reflection defined modules - How can I get a list of all classes within current module in Python?





4 Answers

What about

g = globals().copy()
for name, obj in g.iteritems():

?

package import find

I've seen plenty of examples of people extracting all of the classes from a module, usually something like:

# foo.py
class Foo:
    pass

# test.py
import inspect
import foo

for name, obj in inspect.getmembers(foo):
    if inspect.isclass(obj):
        print obj

Awesome.

But I can't find out how to get all of the classes from the current module.

# foo.py
import inspect

class Foo:
    pass

def print_classes():
    for name, obj in inspect.getmembers(???): # what do I do here?
        if inspect.isclass(obj):
            print obj

# test.py
import foo

foo.print_classes()

This is probably something really obvious, but I haven't been able to find anything. Can anyone help me out?




I was able to get all I needed from the dir built in plus getattr.

# Works on pretty much everything, but be mindful that 
# you get lists of strings back

print dir(myproject)
print dir(myproject.mymodule)
print dir(myproject.mymodule.myfile)
print dir(myproject.mymodule.myfile.myclass)

# But, the string names can be resolved with getattr, (as seen below)

Though, it does come out looking like a hairball:

def list_supported_platforms():
    """
        List supported platforms (to match sys.platform)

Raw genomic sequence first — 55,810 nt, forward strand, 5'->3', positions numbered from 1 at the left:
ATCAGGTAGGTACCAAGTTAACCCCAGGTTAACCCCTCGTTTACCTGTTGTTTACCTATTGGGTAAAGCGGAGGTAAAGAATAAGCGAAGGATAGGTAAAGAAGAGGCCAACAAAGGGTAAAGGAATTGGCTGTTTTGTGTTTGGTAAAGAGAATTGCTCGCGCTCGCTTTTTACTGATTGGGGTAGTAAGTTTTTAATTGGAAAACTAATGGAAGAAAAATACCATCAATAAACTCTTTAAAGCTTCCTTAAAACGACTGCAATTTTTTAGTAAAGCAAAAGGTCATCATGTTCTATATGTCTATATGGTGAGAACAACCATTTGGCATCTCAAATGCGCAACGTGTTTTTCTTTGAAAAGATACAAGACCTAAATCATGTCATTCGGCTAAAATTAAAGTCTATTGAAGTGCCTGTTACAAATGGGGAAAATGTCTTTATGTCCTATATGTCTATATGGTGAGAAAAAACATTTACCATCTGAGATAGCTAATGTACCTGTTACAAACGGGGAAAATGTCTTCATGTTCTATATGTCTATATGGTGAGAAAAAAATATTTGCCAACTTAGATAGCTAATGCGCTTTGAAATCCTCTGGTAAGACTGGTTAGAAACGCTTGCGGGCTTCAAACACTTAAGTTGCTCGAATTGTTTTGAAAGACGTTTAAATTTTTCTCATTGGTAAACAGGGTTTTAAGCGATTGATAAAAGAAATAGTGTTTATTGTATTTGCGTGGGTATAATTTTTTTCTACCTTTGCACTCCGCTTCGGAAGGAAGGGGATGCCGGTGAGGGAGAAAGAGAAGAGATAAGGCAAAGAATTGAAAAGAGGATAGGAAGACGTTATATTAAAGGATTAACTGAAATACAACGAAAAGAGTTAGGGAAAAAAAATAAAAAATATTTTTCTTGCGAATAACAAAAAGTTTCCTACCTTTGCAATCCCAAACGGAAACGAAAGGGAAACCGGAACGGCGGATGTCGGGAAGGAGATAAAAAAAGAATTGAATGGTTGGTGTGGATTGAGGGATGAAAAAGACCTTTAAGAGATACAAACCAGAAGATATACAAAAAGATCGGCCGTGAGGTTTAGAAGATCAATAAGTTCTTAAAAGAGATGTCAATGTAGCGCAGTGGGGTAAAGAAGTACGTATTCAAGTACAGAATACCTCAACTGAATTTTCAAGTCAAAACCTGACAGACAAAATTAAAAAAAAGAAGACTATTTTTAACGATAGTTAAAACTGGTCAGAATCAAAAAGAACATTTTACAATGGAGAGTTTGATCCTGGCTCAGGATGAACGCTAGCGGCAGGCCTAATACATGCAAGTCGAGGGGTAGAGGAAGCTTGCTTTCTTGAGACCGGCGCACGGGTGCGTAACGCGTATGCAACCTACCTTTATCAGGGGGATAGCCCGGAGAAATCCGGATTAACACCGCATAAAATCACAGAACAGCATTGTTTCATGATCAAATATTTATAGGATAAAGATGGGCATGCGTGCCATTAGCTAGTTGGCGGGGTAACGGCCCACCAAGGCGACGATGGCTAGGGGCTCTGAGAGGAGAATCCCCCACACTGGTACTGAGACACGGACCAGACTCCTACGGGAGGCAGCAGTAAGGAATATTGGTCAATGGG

@Retirms:
            list str: platform names
    """
    return list(itertools.chain(
        *list(
            # Get the class's constant
            getattr(
                # Get the module's first class, which we wrote
                getattr(
                    # Get the module
                    getattr(platforms, item),
                    dir(
                        getattr(platforms, item)
                    )[0]
                ),
                'SYS_PLATFORMS'
            )
            # For each include in platforms/__init__.py 
            for item in dir(platforms)
            # Ignore magic, ourselves (index.py) and a base class.
            if not item.startswith('__') and item not in ['index', 'base']
        )
    ))



If you want to have all the classes, that belong to the current module, you could use this :

import sys, inspect
def print_classes():
    is_class_member = lambda member: inspect.isclass(member) and member.__module__ == __name__
    clsmembers = inspect.getmembers(sys.modules[__name__], is_class_member)

If you use Nadia's answer and you were importing other classes on your module, that classes will be being imported too.

So that's why member.__module__ == __name__ is being added to the predicate used on is_class_member. This statement checks that the class really belongs to the module.

A predicate is a function (callable), that returns a boolean value.




This is the line that I use to get all of the classes that have been defined in the current module (ie not imported). It's a little long according to PEP-8 but you can change it as you see fit.

import sys
import inspect

classes = [name for name, obj in inspect.getmembers(sys.modules[__name__], inspect.isclass) 
          if obj.__module__ is __name__]

This gives you a list of the class names. If you want the class objects themselves just keep obj instead.

classes = [obj for name, obj in inspect.getmembers(sys.modules[__name__], inspect.isclass)
          if obj.__module__ is __name__]

This is has been more useful in my experience.




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